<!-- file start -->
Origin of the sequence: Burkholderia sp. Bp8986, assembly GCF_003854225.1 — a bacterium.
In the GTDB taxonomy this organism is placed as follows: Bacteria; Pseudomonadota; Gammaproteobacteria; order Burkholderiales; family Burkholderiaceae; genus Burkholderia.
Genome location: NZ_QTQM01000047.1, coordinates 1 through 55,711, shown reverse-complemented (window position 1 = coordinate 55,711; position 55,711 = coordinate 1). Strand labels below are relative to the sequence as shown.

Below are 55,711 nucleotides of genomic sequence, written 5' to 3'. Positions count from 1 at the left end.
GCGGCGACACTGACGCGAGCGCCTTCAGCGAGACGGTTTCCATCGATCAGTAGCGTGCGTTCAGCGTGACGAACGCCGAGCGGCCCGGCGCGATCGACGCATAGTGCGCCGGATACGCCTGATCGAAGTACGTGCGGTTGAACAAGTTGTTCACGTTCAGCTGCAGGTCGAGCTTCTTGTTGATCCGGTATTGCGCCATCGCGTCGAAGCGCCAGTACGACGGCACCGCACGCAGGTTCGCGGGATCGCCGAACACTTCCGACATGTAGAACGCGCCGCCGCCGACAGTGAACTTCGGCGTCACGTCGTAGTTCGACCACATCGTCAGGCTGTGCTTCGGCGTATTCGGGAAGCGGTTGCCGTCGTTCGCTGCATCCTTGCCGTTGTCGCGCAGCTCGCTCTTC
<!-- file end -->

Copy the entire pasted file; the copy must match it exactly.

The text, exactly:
Origin of the sequence: Burkholderia sp. Bp8986, assembly GCF_003854225.1 — a bacterium.
In the GTDB taxonomy this organism is placed as follows: Bacteria; Pseudomonadota; Gammaproteobacteria; order Burkholderiales; family Burkholderiaceae; genus Burkholderia.
Genome location: NZ_QTQM01000047.1, coordinates 1 through 55,711, shown reverse-complemented (window position 1 = coordinate 55,711; position 55,711 = coordinate 1). Strand labels below are relative to the sequence as shown.

Below are 55,711 nucleotides of genomic sequence, written 5' to 3'. Positions count from 1 at the left end.
GCGGCGACACTGACGCGAGCGCCTTCAGCGAGACGGTTTCCATCGATCAGTAGCGTGCGTTCAGCGTGACGAACGCCGAGCGGCCCGGCGCGATCGACGCATAGTGCGCCGGATACGCCTGATCGAAGTACGTGCGGTTGAACAAGTTGTTCACGTTCAGCTGCAGGTCGAGCTTCTTGTTGATCCGGTATTGCGCCATCGCGTCGAAGCGCCAGTACGACGGCACCGCACGCAGGTTCGCGGGATCGCCGAACACTTCCGACATGTAGAACGCGCCGCCGCCGACAGTGAACTTCGGCGTCACGTCGTAGTTCGACCACATCGTCAGGCTGTGCTTCGGCGTATTCGGGAAGCGGTTGCCGTCGTTCGCTGCATCCTTGCCGTTGTCGCGCAGCTCGCTCTTC